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Image source, AFPImage caption, Many French citizens are struggling with record prices at the pump

The French government has announced a one-off payment of €100 (£84; $116) for each citizen whose monthly net income is €2,000 or less, to help counter the surge in fuel and energy prices.

The "inflation allowance" will go to about 38 million French people automatically, including those who do not drive a car or ride a motorbike.

The first payments will go to business employees in late December.

Civil servants, students and pensioners will get theirs in early 2022.

The €100 payment will be tax-free and Prime Minister Jean Castex said it would cost the government €3.8bn (£3.2bn; $4.4bn). That would be far less than the cost of cutting fuel duty, he said.

Europe is facing widespread discontent after world energy prices spiked, largely a result of huge demand from businesses recovering from the long Covid paralysis. The energy market turmoil has had a knock-on effect, disrupting supply chains and causing some shortages of fuel and other consumer goods.

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President Emmanuel Macron is six months away from a presidential election and the spike in energy prices threatens to trigger a new wave of mass protests.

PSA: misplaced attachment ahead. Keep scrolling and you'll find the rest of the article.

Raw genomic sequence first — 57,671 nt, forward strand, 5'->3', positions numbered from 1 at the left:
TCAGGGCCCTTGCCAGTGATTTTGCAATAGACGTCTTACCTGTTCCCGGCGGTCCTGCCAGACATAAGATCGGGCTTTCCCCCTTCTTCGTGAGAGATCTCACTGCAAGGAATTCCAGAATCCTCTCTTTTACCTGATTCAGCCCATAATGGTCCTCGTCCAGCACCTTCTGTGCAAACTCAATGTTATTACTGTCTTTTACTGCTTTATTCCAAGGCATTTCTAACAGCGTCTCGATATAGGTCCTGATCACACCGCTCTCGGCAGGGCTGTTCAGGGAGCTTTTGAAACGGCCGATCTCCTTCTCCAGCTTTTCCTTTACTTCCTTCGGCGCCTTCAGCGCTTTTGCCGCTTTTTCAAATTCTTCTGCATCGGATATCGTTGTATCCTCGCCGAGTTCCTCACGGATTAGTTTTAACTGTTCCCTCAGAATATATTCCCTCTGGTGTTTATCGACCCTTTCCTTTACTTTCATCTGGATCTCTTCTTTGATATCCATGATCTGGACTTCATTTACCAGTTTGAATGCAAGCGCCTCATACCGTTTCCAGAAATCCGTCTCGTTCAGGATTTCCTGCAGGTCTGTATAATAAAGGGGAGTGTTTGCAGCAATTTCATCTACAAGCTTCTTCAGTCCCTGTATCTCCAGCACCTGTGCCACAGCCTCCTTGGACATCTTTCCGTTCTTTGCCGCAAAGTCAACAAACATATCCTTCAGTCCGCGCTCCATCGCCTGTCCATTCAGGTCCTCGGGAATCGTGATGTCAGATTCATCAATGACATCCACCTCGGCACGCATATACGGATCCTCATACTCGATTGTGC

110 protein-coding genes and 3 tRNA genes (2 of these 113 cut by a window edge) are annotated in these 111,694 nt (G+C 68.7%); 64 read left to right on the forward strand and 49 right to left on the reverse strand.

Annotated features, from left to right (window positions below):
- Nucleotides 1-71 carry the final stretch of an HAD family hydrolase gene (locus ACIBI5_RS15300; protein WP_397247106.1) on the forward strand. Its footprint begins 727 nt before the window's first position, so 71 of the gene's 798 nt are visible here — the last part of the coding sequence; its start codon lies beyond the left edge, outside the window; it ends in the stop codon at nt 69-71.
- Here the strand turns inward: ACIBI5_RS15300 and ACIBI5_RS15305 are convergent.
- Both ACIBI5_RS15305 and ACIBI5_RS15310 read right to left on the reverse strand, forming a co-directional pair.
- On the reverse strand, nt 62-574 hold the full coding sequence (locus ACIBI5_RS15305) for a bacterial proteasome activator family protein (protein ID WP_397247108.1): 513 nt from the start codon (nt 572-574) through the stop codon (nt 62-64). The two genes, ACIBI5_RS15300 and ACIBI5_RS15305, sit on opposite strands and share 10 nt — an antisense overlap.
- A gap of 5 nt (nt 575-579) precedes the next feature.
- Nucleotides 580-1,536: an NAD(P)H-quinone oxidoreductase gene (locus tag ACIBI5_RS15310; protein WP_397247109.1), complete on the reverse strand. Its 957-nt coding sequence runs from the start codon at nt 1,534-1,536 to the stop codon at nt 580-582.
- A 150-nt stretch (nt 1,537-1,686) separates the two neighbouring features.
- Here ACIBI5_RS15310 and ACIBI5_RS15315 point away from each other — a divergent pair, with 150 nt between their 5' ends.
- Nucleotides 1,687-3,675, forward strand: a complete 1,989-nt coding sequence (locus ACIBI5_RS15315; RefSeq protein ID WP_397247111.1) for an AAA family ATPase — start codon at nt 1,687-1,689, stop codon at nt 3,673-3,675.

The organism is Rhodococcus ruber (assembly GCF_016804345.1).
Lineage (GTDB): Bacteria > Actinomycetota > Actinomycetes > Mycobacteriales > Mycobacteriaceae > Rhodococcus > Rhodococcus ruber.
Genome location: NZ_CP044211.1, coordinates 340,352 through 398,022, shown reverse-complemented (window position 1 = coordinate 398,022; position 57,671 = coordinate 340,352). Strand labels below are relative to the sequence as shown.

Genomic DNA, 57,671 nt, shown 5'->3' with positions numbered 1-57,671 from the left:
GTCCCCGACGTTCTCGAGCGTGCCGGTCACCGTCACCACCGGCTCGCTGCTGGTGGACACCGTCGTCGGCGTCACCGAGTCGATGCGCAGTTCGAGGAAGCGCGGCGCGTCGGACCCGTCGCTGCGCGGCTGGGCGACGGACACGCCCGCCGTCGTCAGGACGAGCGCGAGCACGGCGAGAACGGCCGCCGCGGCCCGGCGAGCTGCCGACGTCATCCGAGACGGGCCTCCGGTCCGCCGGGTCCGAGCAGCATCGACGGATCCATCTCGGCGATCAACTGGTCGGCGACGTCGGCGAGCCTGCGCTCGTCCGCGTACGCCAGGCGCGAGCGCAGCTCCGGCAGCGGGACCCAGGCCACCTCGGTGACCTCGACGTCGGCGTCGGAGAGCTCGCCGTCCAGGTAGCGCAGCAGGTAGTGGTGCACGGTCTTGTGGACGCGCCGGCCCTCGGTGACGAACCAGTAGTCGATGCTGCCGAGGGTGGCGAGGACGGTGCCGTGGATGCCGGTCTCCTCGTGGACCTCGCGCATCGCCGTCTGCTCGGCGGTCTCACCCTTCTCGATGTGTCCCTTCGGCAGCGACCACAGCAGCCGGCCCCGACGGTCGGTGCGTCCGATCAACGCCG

The "gilets jaunes" (yellow vest) protests in 2018 escalated from protests over fuel duty to a much wider anti-government movement.

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Mr Castex said a cap on household gas prices would remain in place until the end of 2022, as world energy prices were expected to fall only gradually.

Some 13 million pensioners and two-thirds of students will be among those who receive the €100. It will also go to about half of all workers, as €2,000 is the average net monthly income.

Motorists have been hit by soaring fuel prices: diesel has risen to a record €1.56 per litre on average in France, and unleaded petrol to €1.62 per litre, the daily Le Monde reports.

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